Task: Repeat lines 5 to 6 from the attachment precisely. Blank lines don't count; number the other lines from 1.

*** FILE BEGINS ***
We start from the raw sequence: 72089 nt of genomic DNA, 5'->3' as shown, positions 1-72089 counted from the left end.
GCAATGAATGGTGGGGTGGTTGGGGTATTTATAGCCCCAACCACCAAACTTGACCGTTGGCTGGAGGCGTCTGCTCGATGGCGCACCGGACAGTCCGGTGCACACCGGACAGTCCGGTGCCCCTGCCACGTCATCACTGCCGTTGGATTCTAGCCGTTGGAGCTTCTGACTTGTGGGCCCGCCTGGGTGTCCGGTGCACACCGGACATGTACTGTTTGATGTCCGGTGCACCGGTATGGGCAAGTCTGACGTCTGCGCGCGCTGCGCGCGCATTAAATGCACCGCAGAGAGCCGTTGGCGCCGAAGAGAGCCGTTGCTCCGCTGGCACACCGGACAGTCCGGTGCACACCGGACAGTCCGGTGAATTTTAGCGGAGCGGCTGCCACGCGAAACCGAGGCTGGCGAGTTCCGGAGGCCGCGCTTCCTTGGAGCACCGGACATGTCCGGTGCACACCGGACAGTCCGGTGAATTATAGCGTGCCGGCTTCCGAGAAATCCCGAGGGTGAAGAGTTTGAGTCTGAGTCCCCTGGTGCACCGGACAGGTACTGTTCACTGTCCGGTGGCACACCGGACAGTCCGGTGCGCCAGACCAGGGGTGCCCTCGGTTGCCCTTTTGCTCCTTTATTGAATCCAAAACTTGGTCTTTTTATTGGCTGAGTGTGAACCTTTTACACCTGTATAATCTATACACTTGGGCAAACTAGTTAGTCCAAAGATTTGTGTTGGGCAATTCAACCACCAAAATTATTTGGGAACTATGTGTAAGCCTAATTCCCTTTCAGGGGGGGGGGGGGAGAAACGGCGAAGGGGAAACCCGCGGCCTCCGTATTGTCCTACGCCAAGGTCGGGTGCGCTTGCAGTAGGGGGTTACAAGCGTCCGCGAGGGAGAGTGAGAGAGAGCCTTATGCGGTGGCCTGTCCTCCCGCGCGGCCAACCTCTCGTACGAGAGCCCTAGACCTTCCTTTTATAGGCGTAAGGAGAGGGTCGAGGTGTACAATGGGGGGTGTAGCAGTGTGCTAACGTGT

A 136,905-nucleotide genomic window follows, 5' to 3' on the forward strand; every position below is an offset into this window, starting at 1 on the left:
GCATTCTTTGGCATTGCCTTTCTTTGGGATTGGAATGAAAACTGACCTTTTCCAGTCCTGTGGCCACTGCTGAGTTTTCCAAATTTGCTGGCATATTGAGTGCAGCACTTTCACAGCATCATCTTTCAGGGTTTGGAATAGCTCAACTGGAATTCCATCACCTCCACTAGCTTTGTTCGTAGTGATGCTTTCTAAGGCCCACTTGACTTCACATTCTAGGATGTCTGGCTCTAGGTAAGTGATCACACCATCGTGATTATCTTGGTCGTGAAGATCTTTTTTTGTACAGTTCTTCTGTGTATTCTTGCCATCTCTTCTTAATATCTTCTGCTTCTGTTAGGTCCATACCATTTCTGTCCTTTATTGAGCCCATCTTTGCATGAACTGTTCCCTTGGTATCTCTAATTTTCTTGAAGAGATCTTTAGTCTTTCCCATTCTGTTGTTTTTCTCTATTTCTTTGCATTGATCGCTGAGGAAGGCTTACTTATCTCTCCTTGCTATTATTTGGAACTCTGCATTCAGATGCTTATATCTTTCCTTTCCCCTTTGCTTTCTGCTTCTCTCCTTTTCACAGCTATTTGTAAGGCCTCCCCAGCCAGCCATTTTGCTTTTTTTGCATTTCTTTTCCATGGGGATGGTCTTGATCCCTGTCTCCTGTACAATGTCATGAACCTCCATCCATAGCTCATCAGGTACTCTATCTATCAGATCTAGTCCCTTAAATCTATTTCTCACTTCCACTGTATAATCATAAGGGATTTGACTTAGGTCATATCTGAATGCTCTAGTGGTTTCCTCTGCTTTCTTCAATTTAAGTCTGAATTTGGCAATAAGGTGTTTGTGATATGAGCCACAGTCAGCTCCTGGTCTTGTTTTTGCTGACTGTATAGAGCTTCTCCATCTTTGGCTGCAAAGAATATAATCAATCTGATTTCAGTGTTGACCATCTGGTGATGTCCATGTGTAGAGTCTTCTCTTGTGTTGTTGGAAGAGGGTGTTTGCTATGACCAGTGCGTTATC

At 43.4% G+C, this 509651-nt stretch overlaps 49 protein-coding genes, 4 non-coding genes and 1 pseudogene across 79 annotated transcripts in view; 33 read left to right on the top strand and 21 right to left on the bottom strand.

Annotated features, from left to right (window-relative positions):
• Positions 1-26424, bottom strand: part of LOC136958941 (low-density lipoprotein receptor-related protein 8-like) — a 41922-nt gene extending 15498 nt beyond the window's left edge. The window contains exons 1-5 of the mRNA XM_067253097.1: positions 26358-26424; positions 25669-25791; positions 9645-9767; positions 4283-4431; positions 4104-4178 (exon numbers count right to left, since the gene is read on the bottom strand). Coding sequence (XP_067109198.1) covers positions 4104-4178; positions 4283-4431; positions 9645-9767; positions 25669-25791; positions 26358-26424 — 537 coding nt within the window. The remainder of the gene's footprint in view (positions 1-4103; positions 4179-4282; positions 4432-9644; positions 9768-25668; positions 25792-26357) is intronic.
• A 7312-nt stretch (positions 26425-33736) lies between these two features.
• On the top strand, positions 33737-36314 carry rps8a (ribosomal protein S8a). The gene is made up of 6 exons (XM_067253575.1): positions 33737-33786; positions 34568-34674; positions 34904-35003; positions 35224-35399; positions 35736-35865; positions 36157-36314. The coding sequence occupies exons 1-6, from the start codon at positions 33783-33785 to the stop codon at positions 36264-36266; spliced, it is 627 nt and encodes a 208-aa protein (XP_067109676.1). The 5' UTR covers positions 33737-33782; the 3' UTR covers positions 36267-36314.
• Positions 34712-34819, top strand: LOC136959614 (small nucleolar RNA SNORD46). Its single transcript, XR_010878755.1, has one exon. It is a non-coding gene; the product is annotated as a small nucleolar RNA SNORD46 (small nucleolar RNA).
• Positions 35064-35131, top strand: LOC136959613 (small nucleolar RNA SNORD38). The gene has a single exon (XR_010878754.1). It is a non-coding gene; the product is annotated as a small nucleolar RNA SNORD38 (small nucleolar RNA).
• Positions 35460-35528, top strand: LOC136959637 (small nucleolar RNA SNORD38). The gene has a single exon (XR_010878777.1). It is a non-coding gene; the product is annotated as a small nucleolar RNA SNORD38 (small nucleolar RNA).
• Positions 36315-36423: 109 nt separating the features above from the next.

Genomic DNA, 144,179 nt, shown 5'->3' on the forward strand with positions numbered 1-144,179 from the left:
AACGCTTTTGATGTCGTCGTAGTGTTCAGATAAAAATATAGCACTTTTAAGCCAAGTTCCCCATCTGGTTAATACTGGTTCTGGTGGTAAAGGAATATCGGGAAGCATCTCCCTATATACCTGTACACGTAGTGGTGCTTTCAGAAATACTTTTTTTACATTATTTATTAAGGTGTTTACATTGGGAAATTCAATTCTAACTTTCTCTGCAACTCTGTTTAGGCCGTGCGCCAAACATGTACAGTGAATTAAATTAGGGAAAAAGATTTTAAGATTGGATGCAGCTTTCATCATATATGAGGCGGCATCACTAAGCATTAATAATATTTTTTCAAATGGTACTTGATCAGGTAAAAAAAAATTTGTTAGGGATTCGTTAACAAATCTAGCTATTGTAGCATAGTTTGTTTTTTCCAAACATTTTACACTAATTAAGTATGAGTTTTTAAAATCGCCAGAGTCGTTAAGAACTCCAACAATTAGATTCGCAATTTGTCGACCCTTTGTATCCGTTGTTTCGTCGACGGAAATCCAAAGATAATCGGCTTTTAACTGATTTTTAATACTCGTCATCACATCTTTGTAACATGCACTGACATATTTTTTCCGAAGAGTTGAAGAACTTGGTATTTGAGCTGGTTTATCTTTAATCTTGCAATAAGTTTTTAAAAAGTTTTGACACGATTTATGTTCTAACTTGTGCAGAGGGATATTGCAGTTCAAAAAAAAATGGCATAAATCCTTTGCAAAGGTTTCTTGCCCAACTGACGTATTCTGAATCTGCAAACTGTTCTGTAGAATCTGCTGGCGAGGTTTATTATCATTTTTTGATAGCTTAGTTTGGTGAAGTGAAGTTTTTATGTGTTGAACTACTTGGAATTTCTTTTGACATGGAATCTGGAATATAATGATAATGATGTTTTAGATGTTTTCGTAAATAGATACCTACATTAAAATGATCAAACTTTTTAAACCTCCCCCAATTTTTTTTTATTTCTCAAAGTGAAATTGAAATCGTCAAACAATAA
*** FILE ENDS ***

At 43.4% G+C, this 509651-nt stretch overlaps 49 protein-coding genes, 4 non-coding genes and 1 pseudogene across 79 annotated transcripts in view; 33 read left to right on the top strand and 21 right to left on the bottom strand.

Annotated features, from left to right (window-relative positions):